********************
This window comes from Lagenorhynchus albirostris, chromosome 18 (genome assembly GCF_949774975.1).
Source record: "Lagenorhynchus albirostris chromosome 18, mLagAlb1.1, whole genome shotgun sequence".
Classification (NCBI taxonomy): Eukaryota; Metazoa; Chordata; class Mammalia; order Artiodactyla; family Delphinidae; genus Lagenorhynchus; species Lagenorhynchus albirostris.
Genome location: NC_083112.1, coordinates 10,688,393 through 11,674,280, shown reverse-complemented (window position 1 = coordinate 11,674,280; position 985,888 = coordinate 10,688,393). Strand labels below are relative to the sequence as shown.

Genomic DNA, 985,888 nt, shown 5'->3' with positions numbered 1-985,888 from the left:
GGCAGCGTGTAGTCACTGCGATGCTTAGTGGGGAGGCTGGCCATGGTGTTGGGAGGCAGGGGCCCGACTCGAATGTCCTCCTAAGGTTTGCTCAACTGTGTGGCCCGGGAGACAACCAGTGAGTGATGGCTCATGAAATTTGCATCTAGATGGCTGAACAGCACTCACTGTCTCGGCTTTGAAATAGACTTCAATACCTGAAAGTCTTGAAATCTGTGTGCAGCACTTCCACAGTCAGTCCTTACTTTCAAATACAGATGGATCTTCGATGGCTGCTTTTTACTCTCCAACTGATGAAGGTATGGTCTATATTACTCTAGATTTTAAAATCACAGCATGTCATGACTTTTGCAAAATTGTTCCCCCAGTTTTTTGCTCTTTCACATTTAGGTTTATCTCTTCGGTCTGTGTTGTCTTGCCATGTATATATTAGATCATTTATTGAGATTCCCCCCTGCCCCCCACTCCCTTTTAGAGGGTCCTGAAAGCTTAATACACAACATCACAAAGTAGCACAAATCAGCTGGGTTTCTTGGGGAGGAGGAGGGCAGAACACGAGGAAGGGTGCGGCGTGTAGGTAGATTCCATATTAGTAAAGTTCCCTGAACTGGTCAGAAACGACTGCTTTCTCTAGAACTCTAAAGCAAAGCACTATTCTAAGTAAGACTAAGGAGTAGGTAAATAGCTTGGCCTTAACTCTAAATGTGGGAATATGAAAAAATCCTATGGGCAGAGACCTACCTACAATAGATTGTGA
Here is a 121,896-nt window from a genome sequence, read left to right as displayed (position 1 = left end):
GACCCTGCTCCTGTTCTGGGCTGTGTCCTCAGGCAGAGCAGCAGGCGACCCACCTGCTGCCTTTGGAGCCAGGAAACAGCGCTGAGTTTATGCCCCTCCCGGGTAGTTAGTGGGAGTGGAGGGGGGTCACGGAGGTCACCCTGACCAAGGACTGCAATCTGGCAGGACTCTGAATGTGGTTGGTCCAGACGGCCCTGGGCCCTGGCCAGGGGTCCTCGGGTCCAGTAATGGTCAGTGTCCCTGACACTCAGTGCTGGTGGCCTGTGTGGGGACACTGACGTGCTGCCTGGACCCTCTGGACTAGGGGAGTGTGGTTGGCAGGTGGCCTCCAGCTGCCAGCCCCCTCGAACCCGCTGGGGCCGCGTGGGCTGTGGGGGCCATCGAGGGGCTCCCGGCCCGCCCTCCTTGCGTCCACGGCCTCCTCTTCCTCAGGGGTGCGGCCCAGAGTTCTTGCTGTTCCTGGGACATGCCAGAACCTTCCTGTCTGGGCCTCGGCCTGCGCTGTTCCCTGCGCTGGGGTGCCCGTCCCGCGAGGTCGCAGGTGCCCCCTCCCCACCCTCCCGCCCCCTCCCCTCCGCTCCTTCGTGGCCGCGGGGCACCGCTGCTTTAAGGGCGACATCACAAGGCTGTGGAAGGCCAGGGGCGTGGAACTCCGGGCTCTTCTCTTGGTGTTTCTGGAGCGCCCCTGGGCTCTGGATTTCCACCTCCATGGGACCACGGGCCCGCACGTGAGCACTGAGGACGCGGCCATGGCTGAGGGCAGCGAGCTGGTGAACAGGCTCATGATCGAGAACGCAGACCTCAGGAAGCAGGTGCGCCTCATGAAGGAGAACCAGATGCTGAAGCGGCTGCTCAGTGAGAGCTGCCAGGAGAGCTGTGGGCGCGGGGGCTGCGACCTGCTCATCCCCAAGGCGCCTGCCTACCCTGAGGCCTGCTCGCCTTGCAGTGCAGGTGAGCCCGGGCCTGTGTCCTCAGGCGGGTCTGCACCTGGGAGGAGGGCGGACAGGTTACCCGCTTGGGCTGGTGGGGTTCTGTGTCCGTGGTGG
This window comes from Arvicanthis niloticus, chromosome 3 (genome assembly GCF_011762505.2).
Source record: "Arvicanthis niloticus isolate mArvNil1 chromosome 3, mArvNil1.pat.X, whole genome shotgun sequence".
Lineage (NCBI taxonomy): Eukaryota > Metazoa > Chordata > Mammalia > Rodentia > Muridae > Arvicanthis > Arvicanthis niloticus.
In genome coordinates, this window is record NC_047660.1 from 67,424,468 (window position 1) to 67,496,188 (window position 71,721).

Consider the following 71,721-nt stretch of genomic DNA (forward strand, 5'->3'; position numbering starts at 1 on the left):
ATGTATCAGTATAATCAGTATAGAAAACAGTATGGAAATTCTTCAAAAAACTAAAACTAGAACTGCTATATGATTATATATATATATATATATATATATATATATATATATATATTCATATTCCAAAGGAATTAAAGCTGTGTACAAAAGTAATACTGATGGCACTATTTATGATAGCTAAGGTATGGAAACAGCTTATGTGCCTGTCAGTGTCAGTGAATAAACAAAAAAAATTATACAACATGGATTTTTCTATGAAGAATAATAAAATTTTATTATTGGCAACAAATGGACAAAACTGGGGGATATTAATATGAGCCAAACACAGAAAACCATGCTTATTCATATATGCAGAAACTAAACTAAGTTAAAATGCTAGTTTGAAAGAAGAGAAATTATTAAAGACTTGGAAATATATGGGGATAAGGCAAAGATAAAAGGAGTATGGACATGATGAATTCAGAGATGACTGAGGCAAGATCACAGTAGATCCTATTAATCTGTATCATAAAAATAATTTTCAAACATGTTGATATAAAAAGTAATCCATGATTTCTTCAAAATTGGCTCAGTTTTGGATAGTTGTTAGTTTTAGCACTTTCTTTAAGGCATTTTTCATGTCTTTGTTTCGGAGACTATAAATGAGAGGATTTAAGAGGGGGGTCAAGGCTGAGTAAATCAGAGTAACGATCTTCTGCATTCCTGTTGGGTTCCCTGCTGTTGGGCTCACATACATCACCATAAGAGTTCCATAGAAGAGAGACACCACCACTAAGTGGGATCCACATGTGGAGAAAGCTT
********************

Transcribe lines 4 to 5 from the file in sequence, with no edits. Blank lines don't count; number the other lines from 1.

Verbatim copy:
Genome location: NC_083112.1, coordinates 10,688,393 through 11,674,280, shown reverse-complemented (window position 1 = coordinate 11,674,280; position 985,888 = coordinate 10,688,393). Strand labels below are relative to the sequence as shown.

Genomic DNA, 985,888 nt, shown 5'->3' with positions numbered 1-985,888 from the left: